Facebook ads seem to have hit that tipping point within the author community over the past year and become a popular tactic for reaching readers. This is in no small part due to a handful of top-selling indie authors who swear Facebook ads are their secret.
But look at these authors closer, and you’ll see there are a lot of other tactics at play they’re not mentioning. These authors typically have extensive backlists (20-plus in many cases), develop their books in a series in a hot genre, and release a new novel at least every few months.
So what about the rest of us? For authors who are earlier in their career or simply can’t turn around releases that fast, do Facebook ads still work?
Yeah, I think there’s a place for some carefully controlled Facebook advertising in most authors’ online marketing plan. But be sure to play it smart with these four guidelines.
Know your goal
What action do you want ad viewers to take when they engage your ad? Even more importantly, how will that action benefit your long-term writing career?
In general, I recommend creating ads for leads (readers share their email address in trade for something else, like a sample chapter or short story), as a way to build your email list. This is because your email list is your most direct line to your biggest fans, and no one else holds influence over how you communicate to this list.
On occasion, such as around a new release launch, you may want to direct readers to a web page for click-throughs for purchases. One thing you never, ever want to do? Advertise for Facebook Likes. You’ll get a fair amount of those from any ad you run, so focus on a different added benefit.
Limit your budget
Budget control is one of Facebook ads’ most author-friendly features. You can spend as little or as much as you like. But be careful—it’s easy to get caught up in the results and forget to watch how much you’re spending. Know how much you intend to budget for Facebook ads going in, and stick to it.
Target, target, target
Another author-friendly feature is Facebook’s extremely specific targeting. You can opt to show your ad only to people who say in their profile they love to read romance, or those who identify as a fan of a specific (similar) author.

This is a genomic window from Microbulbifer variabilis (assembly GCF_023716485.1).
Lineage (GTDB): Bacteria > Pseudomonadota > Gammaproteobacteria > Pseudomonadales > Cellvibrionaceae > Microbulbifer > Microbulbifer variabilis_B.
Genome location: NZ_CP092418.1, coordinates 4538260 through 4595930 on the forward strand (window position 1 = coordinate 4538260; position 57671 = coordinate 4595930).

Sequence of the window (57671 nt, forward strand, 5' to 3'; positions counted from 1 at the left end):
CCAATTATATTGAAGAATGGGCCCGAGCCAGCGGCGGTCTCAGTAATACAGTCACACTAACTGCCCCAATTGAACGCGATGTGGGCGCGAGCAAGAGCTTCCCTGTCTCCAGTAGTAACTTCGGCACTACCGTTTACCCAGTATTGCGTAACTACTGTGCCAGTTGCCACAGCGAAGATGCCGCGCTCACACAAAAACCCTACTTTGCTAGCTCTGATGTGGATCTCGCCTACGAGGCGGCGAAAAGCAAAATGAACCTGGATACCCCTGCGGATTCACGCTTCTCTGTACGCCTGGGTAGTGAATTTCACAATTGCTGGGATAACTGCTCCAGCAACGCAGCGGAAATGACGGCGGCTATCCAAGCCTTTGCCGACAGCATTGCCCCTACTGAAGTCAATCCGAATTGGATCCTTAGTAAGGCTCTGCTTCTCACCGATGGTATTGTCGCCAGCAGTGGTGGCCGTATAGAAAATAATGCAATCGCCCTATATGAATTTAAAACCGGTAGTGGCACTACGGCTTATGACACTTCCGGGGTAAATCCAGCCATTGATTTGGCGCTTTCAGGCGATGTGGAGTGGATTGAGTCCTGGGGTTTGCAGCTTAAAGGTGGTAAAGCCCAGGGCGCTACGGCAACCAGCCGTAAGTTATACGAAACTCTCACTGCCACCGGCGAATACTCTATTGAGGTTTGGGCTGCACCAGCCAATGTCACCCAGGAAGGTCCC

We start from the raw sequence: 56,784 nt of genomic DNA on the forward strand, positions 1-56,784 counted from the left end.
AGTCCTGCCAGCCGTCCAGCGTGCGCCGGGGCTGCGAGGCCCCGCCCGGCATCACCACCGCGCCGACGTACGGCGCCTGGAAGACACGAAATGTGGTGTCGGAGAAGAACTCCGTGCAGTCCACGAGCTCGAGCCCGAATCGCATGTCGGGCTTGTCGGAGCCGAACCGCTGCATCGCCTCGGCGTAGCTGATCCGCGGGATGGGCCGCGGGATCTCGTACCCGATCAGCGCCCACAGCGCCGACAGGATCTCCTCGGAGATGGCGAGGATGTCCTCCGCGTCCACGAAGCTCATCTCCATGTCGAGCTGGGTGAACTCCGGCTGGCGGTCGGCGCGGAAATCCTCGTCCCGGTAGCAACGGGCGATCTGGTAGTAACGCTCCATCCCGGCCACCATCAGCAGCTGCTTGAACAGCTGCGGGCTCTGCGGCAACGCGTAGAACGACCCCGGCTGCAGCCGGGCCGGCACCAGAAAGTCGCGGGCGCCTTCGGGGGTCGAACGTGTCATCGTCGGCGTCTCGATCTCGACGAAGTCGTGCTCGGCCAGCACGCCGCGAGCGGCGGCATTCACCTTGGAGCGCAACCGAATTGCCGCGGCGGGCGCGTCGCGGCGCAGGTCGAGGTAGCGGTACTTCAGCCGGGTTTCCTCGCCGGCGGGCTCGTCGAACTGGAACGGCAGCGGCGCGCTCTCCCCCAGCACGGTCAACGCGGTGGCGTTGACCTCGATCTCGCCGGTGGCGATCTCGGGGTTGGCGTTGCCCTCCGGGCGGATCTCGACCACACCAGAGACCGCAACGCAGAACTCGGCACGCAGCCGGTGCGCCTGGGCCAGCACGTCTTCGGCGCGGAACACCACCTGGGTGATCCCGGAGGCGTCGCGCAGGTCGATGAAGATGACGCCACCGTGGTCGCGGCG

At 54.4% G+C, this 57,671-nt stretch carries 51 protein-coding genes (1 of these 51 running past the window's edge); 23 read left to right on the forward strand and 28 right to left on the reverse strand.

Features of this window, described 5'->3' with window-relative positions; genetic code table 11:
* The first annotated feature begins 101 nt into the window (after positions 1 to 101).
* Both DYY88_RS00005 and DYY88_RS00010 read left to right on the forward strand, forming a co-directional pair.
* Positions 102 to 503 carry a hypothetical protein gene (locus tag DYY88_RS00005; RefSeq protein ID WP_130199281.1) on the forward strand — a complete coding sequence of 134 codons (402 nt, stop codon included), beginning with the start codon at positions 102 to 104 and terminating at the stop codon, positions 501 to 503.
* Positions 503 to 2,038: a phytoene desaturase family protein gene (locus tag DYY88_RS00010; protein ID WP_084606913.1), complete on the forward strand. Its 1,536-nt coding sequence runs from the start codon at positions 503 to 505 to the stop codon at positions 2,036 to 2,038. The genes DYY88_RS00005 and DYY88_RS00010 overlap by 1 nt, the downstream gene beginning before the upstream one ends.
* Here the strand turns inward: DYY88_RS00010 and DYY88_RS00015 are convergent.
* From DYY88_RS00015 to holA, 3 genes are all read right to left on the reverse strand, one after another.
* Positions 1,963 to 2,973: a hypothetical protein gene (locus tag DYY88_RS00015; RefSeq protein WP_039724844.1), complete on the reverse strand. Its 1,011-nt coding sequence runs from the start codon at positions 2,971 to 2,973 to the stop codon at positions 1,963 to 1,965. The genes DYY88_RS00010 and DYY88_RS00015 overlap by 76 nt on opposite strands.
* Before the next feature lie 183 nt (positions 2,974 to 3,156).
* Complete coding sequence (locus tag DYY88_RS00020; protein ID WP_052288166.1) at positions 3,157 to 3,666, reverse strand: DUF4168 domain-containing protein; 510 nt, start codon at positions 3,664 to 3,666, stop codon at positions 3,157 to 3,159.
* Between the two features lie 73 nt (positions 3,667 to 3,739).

Experiment with targeting fans of a few authors similar to you to see what works best. Also, pay attention to the automated recommended keywords that start popping up as you populate your targeting—these are based on what’s popular.
Don’t create a single ad and then just keep repeating it. Online, iteration is important—there is always room for optimization. What if you change the wording a little, or use a different image? What if you change the targeting to a different set of keywords?
There are a lot of factors to play with—and one rule: Only test one change at a time. Otherwise, if you run an ad that performs dramatically better, who do you know whether it was due to the new headline or the fresh image?
If you want the nitty gritties on the formulas and rules for crafting strong Facebook ads, there are tons of resources for this already. But for me, these tips have helped me enhance my platform growth far more than any rule about character count on a headline.
Don’t expect these tips to set you off in the footsteps of the indie bestsellers who advocate for Facebook ads (at least, not tomorrow), but I can assure that if you are consistent in your outreach and follow these tips, you will most certainly see your readership grow steadily, over time.
By day, Emily Wenstrom, is the editor of short story website wordhaus, author social media coach, and freelance content marketing specialist. By early-early morning, she is E. J. Wenstrom, an award-winning sci-fi and fantasy author whose debut novel Mud was named 2016 Book of the Year by the Florida Writers Association.